constant (distance between any adjacent air holes) is 430 nm. The air hole diameter
is 279 nm. The spatial discretization is 21.5 nm in all three dimensions. There are in
total 81 244 800 FDTD cells and the memory required for the input material ﬁle alone
can approach one Gigabyte. The total number of time steps needed for complete
power transfer is around 150 000. This problem is too cumbersome to solve by serial
2. Parallelization. The General ElectroMagnetic Solver (GEMS) codes devel-
oped by the Parallel and Scientiﬁc Computing Institute (PSCI) in Sweden are written
in Fortran 90, parallelized using the Message Passing Interface (MPI) and run on a
variety of parallel computers . The GEMS time-domain code MBfrida is a multi-
block solver based on a hybrid between the FDTD method on structured grids and the
ﬁnite-element time-domain (FETD) method on unstructured grids. The large number
of air holes in photonic crystals and the fact that adjacent holes are so close, makes it
impossible to use a hybrid grid method. The GEMS time-domain code pscyee spe-
cializes at parallel power computation for photonic crystal devices using the FDTD
method only. The initial parallelization was one-dimensional and we choose to divide
the computational domain only in the y-direction. This approach is justiﬁed since
the waveguide itself is along the y-direction and we only need to compute the power
ﬂows through a few XZ planes (usually two, input and output). We also assume the
power planes are separate enough so that each node contains no more than one power
PARALLEL POWER COMPUTATION FOR PHOTONIC CRYSTAL DEVICES 151
Nod e1 Nod e2 ... ... Nod eN
Fig. 3.One dimensional division of the computational domain.
For the power computation, a discrete Fourier transform (DFT) is computed for
each of the four tangential ﬁeld components and each frequency at the center of each
twinkle (a side of a computational cell). In order to get tangential ﬁeld component
values at the center of a twinkle, interpolation is needed since it is only the normal
magnetic component that is represented there due to the use of a staggered grid. At
the end of the time stepping, the total power ﬂow, i.e., Poynting’s vector, is computed.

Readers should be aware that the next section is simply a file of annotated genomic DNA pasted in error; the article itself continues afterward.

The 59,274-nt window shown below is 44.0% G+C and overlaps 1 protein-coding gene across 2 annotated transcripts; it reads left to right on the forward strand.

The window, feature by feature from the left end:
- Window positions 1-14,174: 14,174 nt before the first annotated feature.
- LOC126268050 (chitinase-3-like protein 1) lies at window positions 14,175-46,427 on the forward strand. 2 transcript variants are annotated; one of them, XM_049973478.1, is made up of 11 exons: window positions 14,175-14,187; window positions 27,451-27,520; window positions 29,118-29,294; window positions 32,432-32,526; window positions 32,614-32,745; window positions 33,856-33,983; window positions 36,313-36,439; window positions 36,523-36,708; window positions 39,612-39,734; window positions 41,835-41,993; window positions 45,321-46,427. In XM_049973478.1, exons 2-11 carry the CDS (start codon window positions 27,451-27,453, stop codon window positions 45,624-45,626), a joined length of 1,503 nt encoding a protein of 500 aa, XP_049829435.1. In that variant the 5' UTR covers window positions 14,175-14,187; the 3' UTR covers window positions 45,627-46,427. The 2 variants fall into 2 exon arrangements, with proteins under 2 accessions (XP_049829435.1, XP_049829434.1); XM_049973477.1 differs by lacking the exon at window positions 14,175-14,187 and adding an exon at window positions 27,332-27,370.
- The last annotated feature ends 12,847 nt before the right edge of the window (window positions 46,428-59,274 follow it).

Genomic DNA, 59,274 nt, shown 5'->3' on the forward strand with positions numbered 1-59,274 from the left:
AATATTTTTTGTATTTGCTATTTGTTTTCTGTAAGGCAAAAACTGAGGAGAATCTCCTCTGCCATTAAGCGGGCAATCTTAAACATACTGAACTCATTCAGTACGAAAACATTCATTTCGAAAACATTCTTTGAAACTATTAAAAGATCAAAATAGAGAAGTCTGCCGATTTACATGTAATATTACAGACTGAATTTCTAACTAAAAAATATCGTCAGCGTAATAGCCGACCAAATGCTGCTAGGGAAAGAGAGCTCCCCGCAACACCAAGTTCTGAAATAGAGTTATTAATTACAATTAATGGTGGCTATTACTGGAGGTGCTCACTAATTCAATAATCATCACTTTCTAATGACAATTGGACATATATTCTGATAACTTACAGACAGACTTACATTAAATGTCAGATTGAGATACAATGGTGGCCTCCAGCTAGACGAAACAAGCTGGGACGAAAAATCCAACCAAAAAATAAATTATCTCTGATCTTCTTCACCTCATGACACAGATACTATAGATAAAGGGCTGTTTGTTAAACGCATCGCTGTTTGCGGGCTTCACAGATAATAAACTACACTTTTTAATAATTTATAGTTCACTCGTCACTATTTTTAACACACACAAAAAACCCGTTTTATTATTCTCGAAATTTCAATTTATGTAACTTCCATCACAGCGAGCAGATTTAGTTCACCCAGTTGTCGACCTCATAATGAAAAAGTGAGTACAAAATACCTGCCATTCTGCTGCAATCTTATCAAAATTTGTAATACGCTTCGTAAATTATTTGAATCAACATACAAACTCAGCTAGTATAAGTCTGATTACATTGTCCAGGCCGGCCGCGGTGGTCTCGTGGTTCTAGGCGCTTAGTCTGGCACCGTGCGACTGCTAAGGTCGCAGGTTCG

For more details see .
To test the performance of the parallel code, we use a simple slab photonic crystal
waveguide (W3PC). The computational domain is 120×470×120 cells along the x-,
y- and z-directions. The discretization ∆ is 50 nm. Since the light power co ncentra tes
in the waveguide region, the power plane needs not include the whole XZ plane and
is reduced to 24×114 twinkles along the x- and z-directions. Two power planes are
implemented. One works as the reference (input) and the other is the transmission
power plane (output). The number of frequencies used in the power computation is
The parallel code is tested on the Lucidor cluster, KTH. The cluster consists
of 74 HP rx2600 servers and 16 HP zx6000 workstations, each with two 900 MHz
Itanium 2 (McKinley) processors and 6 Gigabyte main memory. Since FDTD is a
memory bandwidth limited algorithm , there is no point in using more than one
processor per node. The network bandwidth BW (bi-directional) is 48 9 Mbyte/ s and
the latency Tlat is 6.3 ms. The total running time of the parallel code on Pnodes can
be estimated, for P > 1, by
Tp=Tpower +Tcom + (TF DT D /P ) (1)
Tpower is the time for computing one power plane by a single node, as we have assumed
one node contains no more than one power plane. Tcom is the communication time.
In each time step, two messages are sent and two received containing the values of two
tangential ﬁeld components, and therefore the communication time can be estimated
Tcom = 4Nts(Tlat +Smessage /B W ) (2)
Nts is the number of time steps, i.e., 25 000 in this case. Since we use 64-bit precision
the message size Smessage for sending two ﬁeld components is
Smessage = 2 ·8·nxnz(3)
where nxand nzare the number of FDTD cells in the x- and z-directions, respectively.
TF DT D is the FDTD updating time for 25 000 time steps when the code is run entirely
on one node. Since FDTD is scalable with the number of nodes P, we divide them
152 U. ANDERSSON, M. QIU AND Z. ZHANG
to get the FDTD contribution to the total running time. The (relative) speed-up of